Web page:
It's fine for commuting comfort although there's the inevitable wind blast at speed which will take a small fairing to sort - could well be in the new model pipeline, as lots more machines are planned using the basic motor.

In its Shiver incarnation the V-twin is a pleasure to use. The mid-range is very strong, although a little more grunt might be useful (especially if it gets smoother at low rpm), and although a couple of Italians complained about it being flat at the top end, that's not what this bike is about. It's very strong in the important 5-8000rpm range, revs pretty well to 9000rpm and will spin to the world's politest rev limiter at 10,000rpm - with such a short stroke this is well inside its potential, so expect something sportier and revvier with the same basic engine in a year or so. For real world riding the motor works a treat, and the effort the engineers have put into making it sound good has paid off as the soundtrack is deep and mellow, more like a litre twin than three quarters of the way there.

You get a high spec for your money, with radially-mounted, four-piston Brembos up front, fed fluid by braided hose and like the engine, designed for ease of use rather than ferocious performance. And on the dash there's an array of information in addition to the usual basic stuff, accessed by a menu button on the left handlebar. This is thanks to the car-type CAN-bus electrics, and these in turn facilitate the fly-by-wire throttle system, which replaces the usual cable link twixt twistgrip and butterflies. We've seen this on Yamaha's R6 and R1, but its appearance on a budget conscious middleweight is more of a surprise. It makes sense though when you want to create power units with a range of characters out of the one basic engine, and it does help with meeting emissions laws. The hardware anyway is all off-the-shelf automotive gubbins, so the cost is not prohibitive, its just experience that the bike industry lacks, and with one of the Shiver team being ex-Ferrari, they're sorted in that respect.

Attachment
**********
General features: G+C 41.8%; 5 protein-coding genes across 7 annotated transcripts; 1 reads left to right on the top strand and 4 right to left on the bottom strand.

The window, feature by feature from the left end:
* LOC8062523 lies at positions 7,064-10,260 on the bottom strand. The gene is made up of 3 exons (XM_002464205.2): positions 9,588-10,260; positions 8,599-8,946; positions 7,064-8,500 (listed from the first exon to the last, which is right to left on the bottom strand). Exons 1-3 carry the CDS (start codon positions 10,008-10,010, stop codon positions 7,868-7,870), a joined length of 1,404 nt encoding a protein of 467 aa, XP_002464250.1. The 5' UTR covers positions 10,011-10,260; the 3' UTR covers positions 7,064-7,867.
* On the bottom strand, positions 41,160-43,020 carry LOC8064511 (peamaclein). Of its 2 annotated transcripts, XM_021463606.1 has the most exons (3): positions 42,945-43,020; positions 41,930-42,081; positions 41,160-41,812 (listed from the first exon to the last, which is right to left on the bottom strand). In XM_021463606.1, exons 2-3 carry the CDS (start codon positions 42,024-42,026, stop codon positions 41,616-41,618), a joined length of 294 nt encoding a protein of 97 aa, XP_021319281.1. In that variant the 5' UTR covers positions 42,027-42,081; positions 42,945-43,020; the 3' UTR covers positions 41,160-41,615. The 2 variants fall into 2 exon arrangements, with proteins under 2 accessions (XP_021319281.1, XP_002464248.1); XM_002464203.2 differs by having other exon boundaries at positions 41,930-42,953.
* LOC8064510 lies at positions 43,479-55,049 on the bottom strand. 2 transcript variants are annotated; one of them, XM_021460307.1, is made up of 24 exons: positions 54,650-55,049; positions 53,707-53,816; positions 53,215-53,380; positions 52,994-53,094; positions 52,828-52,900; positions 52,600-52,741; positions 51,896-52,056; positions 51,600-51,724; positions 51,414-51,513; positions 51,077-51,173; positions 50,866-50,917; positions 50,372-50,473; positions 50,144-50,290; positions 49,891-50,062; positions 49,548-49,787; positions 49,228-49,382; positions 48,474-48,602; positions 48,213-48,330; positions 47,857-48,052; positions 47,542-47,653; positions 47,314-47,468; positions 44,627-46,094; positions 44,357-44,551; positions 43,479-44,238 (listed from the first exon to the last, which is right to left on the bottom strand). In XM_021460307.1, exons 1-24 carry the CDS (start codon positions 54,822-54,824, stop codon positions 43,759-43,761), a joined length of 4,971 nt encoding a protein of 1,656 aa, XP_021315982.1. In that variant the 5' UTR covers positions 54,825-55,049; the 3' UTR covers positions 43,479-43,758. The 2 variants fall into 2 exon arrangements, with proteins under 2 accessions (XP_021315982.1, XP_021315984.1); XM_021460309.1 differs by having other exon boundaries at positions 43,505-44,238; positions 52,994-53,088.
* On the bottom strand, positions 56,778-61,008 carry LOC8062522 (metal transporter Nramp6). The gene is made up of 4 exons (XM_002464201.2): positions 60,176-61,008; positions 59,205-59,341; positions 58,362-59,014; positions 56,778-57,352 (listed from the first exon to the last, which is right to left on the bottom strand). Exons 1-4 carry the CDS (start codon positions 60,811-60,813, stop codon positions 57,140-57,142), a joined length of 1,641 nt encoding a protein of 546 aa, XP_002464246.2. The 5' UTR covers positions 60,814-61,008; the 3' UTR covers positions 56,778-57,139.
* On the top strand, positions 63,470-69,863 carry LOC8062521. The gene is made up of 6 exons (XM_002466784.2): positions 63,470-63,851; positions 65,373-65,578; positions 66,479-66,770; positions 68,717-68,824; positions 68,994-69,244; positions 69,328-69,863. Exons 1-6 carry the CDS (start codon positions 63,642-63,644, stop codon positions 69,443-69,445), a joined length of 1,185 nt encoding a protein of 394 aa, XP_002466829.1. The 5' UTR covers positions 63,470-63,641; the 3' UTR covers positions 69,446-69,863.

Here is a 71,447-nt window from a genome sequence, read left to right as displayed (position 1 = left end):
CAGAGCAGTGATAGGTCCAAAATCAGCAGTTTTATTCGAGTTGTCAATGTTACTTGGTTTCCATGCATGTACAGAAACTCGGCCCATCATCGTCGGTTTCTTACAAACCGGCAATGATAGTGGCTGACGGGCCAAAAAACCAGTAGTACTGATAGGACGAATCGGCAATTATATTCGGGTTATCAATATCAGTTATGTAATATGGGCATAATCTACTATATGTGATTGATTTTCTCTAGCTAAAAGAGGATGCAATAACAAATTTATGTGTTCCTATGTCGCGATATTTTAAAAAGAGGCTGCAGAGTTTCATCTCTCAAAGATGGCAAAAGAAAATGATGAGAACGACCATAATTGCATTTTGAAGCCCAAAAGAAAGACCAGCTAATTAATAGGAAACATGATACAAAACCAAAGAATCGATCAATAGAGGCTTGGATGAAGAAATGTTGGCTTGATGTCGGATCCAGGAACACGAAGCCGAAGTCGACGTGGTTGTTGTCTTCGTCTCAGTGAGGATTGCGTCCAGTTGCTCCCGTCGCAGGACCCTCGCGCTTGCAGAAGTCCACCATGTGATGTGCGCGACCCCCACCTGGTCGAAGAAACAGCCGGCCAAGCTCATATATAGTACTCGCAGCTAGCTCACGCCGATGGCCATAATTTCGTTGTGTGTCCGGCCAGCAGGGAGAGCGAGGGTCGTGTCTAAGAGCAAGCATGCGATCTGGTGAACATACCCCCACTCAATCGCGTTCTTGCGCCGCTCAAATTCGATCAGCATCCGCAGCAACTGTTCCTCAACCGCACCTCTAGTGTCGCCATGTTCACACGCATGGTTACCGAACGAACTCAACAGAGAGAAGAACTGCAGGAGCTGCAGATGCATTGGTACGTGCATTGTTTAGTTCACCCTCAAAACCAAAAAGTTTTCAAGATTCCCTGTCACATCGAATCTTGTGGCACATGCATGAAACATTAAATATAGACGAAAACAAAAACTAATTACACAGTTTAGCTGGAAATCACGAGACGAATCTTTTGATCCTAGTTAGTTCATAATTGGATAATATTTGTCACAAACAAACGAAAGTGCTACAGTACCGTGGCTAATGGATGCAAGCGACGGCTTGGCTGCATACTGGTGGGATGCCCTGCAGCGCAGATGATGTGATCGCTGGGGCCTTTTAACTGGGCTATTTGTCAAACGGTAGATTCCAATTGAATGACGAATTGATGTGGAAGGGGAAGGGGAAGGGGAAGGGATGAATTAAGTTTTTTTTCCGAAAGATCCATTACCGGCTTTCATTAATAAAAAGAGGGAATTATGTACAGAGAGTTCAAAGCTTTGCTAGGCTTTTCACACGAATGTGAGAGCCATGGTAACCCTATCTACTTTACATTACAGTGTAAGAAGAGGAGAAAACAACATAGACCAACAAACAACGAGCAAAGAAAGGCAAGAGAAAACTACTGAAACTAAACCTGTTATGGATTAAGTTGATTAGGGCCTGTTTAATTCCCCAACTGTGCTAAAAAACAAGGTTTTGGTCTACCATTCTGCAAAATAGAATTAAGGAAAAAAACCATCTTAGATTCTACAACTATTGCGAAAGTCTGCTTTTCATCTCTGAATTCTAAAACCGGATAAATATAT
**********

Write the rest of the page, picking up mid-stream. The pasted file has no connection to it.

Importantly, as far as the rider is concerned it doesn't feel any
different, just a responsive motor with no stutter or hesitation.
The eternal problem for any manufacturer in the naked middleweight class is Suzuki, which punts out the excellent Bandit for £4500 and an even closer rival, the SV650 for £100 less than that. At its
projected £5600 the Shiver compares well with the rest of the field, and its performance and sophistication are superior to most too - in comparison the SV feels relatively slow and almost crude. But £1200 is a lot of money...

Bags of style and technology could make this sector leader




PRICE NEW - £5600


POWER - 94bhp@9000rpm

TORQUE - 60lb.ft@7000rpm

WEIGHT - 189kg



TOP SPEED - 120mph

0-60 - n/a